Housekeeping Methods

Employees must avoid certain housekeeping methods when working with silica to prevent unnecessary exposure. OSHA prohibits employees from cleaning by the following methods:

  1. dry brushing and sweeping, unless methods such as wet sweeping and HEPA-filtered vacuuming are not feasible; or
  2. cleaning of surfaces or clothing with compressed air, unless the compressed air is used together with a ventilation system that effectively captures the dust cloud or no other cleaning method is feasible.

A situation where no acceptable cleaning method is feasible will be rare but may include situations where acceptable cleaning methods may cause damage or create a greater hazard in the workplace.

Respiratory Protection

For equipment/tasks listed in Table 1, employees will be provided respiratory protection in addition to implementing engineering and administrative controls as outlined. For equipment/tasks/processes not listed in Table 1, the provision of respiratory protection is triggered when monitored exposures exceed the PEL. However, under the hierarchy of controls, feasible engineering controls and administrative controls must be implemented before utilizing respiratory protection to reduce exposures. Respiratory protection is required where exposures exceed the PEL while feasible engineering and work practice controls are in the process of being installed or implemented or when feasible engineering and work practice controls have been implemented but exposures still exceed the PEL. Employees required to wear respiratory protection will be enrolled in the campus respiratory protection program in accordance with the OSHA Respiratory Protection standard (1910.134).

Training

Awareness Training will be provided by EHS to ensure employees who could potentially be affected by crystalline silica dust know the hazards and proper procedures for working with silica containing material. The awareness training will contain information on crystalline silica forms, health effects of crystalline silica, examples of materials, precautions to prevent or minimize personnel exposure, housekeeping requirements, medical surveillance, and signage.

Job Specific Training will be provided by the supervisor on proper use of equipment/tasks, ways to mitigate hazards, and appropriate personal protective equipment. Supervisors, with the approval of EHS, will prepare a Job Safety Analysis (JSA) for each job they perform with crystalline silica containing materials. The JSA is designed to give step by step directions for a job, the hazards associated with each step, and how to mitigate the hazards.

Medical Surveillance

Employees who utilize respirators as part of their PPE will be placed in the University respiratory protection program which includes annual medical surveillance and fit-testing.

Employees who engage in the disturbance of material containing crystalline silica that are exposed at or above the action level thirty or more days a year will be placed in the Crystalline Silica medical surveillance program which includes chest x-ray and lung function test every three years. Medical evaluation will be performed by the University Employee Occupational Health Clinic (effective June 23, 2020).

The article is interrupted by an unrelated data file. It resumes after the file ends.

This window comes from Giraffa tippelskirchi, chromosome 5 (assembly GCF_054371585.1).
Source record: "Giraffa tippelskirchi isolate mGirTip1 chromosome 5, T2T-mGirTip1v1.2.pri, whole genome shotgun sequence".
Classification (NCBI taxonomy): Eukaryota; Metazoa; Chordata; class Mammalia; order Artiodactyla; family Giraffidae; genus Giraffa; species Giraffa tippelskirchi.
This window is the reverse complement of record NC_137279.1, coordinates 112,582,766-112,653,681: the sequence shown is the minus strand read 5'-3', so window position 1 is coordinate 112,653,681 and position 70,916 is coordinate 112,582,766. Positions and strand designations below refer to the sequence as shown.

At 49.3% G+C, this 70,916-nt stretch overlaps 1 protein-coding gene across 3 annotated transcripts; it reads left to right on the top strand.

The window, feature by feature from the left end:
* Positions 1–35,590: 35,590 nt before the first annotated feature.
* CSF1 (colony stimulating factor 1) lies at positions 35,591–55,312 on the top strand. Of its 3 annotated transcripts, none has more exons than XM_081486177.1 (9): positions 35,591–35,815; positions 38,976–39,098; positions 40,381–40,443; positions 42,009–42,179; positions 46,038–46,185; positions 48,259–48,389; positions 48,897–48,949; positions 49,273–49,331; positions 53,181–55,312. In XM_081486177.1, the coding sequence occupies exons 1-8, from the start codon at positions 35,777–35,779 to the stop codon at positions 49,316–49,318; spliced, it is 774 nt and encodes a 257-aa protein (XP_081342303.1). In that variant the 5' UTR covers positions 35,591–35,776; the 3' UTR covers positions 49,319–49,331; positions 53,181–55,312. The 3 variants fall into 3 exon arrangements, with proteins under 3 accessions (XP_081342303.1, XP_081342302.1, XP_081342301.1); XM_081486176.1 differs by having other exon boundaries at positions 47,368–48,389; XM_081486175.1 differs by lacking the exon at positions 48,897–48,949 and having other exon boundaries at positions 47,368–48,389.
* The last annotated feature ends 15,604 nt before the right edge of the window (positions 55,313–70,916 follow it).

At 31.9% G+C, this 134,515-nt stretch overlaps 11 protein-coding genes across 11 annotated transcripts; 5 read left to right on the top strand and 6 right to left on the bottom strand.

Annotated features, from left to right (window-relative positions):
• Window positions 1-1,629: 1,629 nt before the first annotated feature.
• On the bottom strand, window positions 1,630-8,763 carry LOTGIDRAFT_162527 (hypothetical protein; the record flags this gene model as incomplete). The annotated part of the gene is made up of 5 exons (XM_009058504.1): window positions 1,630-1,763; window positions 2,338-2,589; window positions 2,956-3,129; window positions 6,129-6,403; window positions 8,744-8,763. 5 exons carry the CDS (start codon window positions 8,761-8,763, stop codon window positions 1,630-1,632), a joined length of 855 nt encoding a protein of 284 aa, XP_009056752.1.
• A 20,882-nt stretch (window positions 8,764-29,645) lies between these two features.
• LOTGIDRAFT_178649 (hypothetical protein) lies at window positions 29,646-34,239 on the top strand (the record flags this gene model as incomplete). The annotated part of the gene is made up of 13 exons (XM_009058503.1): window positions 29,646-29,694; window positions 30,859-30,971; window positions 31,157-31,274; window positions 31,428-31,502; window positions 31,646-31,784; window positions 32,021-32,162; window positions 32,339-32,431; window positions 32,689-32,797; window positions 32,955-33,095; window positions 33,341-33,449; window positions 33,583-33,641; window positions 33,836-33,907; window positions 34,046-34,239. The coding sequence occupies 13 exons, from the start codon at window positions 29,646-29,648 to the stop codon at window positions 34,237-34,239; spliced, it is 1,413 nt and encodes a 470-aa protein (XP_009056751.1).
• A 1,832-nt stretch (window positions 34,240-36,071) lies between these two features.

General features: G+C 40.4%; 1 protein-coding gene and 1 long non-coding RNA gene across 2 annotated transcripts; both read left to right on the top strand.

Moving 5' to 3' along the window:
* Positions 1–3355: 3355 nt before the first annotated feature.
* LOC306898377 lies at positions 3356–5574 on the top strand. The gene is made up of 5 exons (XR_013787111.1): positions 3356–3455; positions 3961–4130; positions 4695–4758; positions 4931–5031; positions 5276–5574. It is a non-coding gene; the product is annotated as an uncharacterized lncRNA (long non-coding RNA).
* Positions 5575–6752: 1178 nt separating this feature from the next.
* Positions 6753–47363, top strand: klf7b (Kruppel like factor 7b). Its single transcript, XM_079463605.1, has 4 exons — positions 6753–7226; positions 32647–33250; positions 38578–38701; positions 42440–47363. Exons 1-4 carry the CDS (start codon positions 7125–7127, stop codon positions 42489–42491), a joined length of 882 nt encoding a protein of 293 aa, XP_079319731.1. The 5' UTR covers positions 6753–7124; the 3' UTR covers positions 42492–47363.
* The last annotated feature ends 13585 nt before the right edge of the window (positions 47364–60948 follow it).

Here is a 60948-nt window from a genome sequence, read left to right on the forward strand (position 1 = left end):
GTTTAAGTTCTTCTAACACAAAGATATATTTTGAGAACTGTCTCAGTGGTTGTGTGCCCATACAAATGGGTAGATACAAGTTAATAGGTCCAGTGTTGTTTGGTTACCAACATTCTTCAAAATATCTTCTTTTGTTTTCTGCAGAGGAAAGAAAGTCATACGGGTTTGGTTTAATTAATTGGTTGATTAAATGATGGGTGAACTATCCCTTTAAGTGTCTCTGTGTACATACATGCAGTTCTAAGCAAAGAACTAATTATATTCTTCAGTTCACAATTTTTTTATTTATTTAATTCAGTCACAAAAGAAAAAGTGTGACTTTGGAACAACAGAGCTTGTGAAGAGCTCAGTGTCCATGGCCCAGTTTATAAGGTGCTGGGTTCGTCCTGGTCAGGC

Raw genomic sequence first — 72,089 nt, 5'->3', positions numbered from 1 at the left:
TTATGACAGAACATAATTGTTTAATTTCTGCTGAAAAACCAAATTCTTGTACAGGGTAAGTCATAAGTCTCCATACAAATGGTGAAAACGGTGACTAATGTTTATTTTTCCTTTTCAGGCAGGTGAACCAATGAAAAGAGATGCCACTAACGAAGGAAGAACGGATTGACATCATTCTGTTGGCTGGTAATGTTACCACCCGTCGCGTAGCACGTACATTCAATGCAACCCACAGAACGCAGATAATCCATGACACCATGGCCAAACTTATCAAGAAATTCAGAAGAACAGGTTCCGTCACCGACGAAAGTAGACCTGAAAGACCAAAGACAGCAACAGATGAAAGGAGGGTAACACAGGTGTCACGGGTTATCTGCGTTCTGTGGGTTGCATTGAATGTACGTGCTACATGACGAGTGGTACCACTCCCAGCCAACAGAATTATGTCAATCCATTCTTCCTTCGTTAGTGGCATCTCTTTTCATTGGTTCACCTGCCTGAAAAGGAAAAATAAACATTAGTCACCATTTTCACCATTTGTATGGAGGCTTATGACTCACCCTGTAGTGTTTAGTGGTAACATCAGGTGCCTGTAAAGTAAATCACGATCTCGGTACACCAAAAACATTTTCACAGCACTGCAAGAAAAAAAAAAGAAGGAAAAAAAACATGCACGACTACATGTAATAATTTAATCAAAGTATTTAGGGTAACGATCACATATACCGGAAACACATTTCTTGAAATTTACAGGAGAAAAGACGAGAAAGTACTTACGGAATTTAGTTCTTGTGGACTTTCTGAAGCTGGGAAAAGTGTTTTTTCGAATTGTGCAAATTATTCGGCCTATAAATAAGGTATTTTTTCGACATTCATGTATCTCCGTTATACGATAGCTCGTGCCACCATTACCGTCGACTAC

Record Keeping

EHS will maintain all records such as air monitoring and medical surveillance in accordance with OSHA. These records will be made available to employees upon request unless otherwise required.

Definitions

  • Action Level: A measured level that when exceeded is considered sufficient to warrant regulatory or remedial action to protect employees.
  • DOL: Department of Labor
  • OSHA: Occupational Safety and Health Administration
  • PEL: The permissible exposure limit is a legal limit for exposure to a chemical or physical agent. PEL is usually measured as a time weighted average.

Related Requirements

External Regulations and Consequences

  1. OSHA regulates occupational exposure of employees who are involved in working with materials that contain crystalline silica (29 CFR 1910.1053 and 29 CFR 1926.1153).
  2. OSHA Respiratory Protection standard (29 CFR 1910.134)
  3. NC Department of Labor Occupational Safety and Health Topic: Silica

University Policies, Standards, and Procedures

  1. UNC-CH Policy on OSHA’s Crystalline Sillica Standard
  2. UNC-CH Crystalline Silica Exposure Control Plan

Contact Information

Any questions regarding this standard should be directed to the Department of Environment, Health and Safety:

EHS Executive Director EHS/Risk Management and/or Workplace Safety Manager
Unit: Environment, Health and Safety
Phone: 919-962-5507
EHS Website

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Details

Article ID: 132009
Created
Thu 4/8/21 9:21 PM
Modified
Sun 8/8/21 1:59 PM
Effective Date
If the date on which this document became/becomes enforceable differs from the Origination or Last Revision, this attribute reflects the date on which it is/was enforcable.
02/13/2019 12:00 AM
Issuing Officer
Name of the document Issuing Officer. This is the individual whose organizational authority covers the policy scope and who is primarily responsible for the policy.
Issuing Officer Title
Title of the person who is primarily responsible for issuing this policy.
Executive Director
Last Review
Date on which the most recent document review was completed.
02/13/2019 12:00 AM
Last Revised
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02/13/2019 12:00 AM
Origination
Date on which the original version of this document was first made official.
06/05/2018 12:00 AM
Responsible Unit
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Environment, Health and Safety